I found Vernon’s essays in both books both stimulating and frustrating. Let me vent my frustration first. Vernon brings to our attention a wide range of religious and non-religious writers and thinkers, from the pre-Socratics to Albert Einstein (everybody wants Albert Einstein on their side!) and some even more recent figures. Vernon will typically quote from their writings or summarise their views and then discuss their contribution to the question being considered. What is frustrating is that at this point, and beyond, it is frequently difficult to tell when he is paraphrasing someone else’s views, and when he is expounding his own. But then, I suppose being ambiguous is one of the perks of being an agnostic (or God).
Although in answering some questions Vernon is very up-to-date, with twenty-first century sources, in others he irritatingly ignores some of the most interesting recent work. For example, in discussing ‘Can reason prove the existence of God?’ he centres his discussion almost entirely around Aquinas’s Five Ways, with a bit of a nod to Darwin and Anselm, but he makes no mention of more recent valiant attempts to deduce God’s existence, most notably by Richard Swinburne in the UK and William Lane Craig in the US [see his article earlier in this issue – Ed]. And in discussing whether God is the same as nature or not, Vernon dwells almost exclusively on seventeenth century Spinoza and fails to mention the intriguing works of contemporary religious naturalists such as Donald Crosby, Corrie Barlow, Ursula Goodenough and the wonderfully-named Loyal Rue. Although such thinkers may be standing on the shoulders of giants, it cannot be denied that this gives them the ability to see more and further even than the giants, and inquirers into the big questions that matter deserve to be alerted to their contributions. The promise implicit in the series’ titles that the books will present the current state of play in the God area is to this extent not fulfilled.
Thirdly, Vernon sometimes makes eccentric choices in both his questions and his answers. I don’t believe that ‘Can an Agnostic Pray?’ would be in the Top Twenty of many people’s hit parade of major questions about God; and while I’m not sure what ‘Is God Green?’ is asking exactly, I am sure it is not fully answered by a ten-page dissertation on the history of Daoism in China up to the present day, with an exegesis of the views of Laozi (Lao Tsu) and, especially, Zhuangzi (Chuang Tzu).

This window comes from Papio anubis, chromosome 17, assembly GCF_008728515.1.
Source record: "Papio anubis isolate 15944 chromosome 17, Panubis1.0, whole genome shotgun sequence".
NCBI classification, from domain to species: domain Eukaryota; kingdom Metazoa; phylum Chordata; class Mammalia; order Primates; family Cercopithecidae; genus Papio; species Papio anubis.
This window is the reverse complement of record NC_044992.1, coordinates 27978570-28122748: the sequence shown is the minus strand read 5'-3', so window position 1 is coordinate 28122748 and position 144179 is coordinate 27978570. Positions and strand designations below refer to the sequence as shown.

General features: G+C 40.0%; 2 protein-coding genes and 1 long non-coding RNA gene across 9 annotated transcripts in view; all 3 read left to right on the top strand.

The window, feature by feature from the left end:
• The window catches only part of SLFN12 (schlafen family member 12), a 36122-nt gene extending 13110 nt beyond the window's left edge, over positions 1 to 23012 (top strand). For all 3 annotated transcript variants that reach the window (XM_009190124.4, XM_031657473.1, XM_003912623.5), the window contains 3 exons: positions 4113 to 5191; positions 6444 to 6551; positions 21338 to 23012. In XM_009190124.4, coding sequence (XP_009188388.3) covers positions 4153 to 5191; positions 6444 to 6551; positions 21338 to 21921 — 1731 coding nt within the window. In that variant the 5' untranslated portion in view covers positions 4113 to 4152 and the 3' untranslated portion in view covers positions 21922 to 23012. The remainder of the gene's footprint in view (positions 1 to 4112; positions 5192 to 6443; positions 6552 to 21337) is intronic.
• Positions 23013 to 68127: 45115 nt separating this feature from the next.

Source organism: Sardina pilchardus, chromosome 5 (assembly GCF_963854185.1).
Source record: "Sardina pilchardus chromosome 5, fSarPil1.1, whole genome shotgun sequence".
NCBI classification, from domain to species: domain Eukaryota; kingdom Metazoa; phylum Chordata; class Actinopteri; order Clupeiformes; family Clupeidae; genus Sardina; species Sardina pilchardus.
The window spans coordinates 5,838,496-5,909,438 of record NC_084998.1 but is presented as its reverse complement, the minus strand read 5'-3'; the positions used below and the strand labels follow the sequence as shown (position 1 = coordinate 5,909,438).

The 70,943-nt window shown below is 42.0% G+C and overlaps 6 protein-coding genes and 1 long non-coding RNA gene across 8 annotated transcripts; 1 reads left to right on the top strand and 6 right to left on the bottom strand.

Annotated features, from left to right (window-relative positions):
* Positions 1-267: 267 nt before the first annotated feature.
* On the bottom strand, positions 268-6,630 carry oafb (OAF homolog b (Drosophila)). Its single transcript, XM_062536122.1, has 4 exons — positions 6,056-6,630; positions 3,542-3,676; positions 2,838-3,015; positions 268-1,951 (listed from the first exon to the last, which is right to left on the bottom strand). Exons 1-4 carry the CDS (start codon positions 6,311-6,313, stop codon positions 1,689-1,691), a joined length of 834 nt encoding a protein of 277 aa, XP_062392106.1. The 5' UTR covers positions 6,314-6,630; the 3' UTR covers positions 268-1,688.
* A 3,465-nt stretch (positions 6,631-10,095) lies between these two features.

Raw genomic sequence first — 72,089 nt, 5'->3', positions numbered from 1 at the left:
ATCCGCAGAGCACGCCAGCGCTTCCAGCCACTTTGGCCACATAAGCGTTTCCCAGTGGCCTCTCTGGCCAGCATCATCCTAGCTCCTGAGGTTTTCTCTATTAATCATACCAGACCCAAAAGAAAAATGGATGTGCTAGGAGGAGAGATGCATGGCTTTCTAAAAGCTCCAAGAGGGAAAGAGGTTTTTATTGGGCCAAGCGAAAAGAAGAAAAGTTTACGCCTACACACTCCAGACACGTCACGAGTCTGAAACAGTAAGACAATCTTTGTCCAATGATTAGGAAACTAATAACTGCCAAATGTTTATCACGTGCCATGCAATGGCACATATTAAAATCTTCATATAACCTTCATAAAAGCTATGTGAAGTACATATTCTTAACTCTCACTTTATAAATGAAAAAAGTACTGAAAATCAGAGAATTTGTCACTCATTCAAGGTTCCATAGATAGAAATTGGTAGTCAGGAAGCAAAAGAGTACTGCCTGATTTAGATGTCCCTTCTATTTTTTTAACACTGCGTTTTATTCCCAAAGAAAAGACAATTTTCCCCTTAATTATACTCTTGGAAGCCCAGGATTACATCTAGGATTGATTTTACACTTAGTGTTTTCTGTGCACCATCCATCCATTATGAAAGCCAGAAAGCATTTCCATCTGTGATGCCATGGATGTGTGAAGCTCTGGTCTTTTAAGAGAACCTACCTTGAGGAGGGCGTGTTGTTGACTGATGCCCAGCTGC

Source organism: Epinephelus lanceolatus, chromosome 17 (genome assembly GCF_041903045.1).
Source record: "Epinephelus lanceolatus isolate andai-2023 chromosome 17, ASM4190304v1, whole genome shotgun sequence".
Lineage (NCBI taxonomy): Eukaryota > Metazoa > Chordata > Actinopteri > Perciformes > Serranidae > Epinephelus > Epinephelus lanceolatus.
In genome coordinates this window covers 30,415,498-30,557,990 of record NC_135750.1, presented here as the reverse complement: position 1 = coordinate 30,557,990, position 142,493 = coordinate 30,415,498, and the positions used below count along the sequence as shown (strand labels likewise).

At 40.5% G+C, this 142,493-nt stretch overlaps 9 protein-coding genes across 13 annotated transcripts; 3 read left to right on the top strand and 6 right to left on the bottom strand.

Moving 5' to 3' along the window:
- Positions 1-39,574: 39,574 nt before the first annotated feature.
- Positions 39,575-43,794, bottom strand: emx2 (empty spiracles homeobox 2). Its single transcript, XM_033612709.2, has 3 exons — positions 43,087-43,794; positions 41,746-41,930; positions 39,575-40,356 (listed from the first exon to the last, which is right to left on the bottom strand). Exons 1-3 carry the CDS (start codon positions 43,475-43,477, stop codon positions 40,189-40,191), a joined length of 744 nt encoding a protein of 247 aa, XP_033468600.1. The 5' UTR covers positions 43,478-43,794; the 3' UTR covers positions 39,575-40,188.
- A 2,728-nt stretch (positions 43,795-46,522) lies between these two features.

The flipside of this is that what is most engaging about Vernon’s essays is the eclecticism and openness of his approach. He is able to entertain a wide range of views without necessarily embracing them, in way that is receptive and guileless. Perhaps because he shelters under the cloak of agnosticism, he doesn’t need to be as defensively dogmatic as a committed theist or atheist. The agnostic stance relieves Vernon of the necessity of forming definitive or categorical conclusions about anything, and gives his writing a comfortable lightness.
Questioning What Matters
Before closing, this unrepentant sinner cannot resist the temptation to draw attention to the fact that there is something of a mismatch between the contents of the two tomes. The Big Questions: God gives answers to twenty purported Big Questions about God. Likewise, God: All That Matters is also organized as a series of questions; but here it appears there are only eight questions about God that actually matter. What is more disconcerting is that few if any of the questions in the one book really coincide with any in the other, so it is hard to resist the dual conclusions that, on the one hand, there are many big questions about God that don’t really matter, and, on the other, that some of the things that matter about God are not really significant questions. This anomaly may be in large part due to the necessity of ensuring product differentiation. All That Matters is more explicitly about God, while The Big Questions is mainly about religion and belief.
These are not books for everyone. Mainstream religious adherents will be perplexed and wonder what he is on about. Atheists will throw up their hands in despair at the non sequiturs and selective use of evidence. But people who don’t go to church, yet think ‘there must be something more’, or who are ‘spiritual but not religious’, may find a sufficient number of tantalizing glimpses of the unknowable God to start reflecting more deeply on what God, and even religion, might mean for them.
The books are not perfect (if they were, Mark Vernon would be God), but both books are worth perusing for their erudition and insight. Whether they make you purr or snarl will depend on where you started from.
© Ian Robinson 2013
Ian Robinson’s essay ‘Atheism as a Spiritual Path’ appeared in The Australian Book of Atheism (ed. Warren Bonett, Scribe, 2010). He is President Emeritus of the Rationalist Society of Australia, www.rationalist.com.au.
• The Big Questions: God, Mark Vernon, Quercus, 2012, 208 pp, ISBN 978 1 78087 032 8
• God: All That Matters, Mark Vernon, Hodder & Stoughton Educational, 2012. 160 pp, ISBN: 978 1 44415 669 0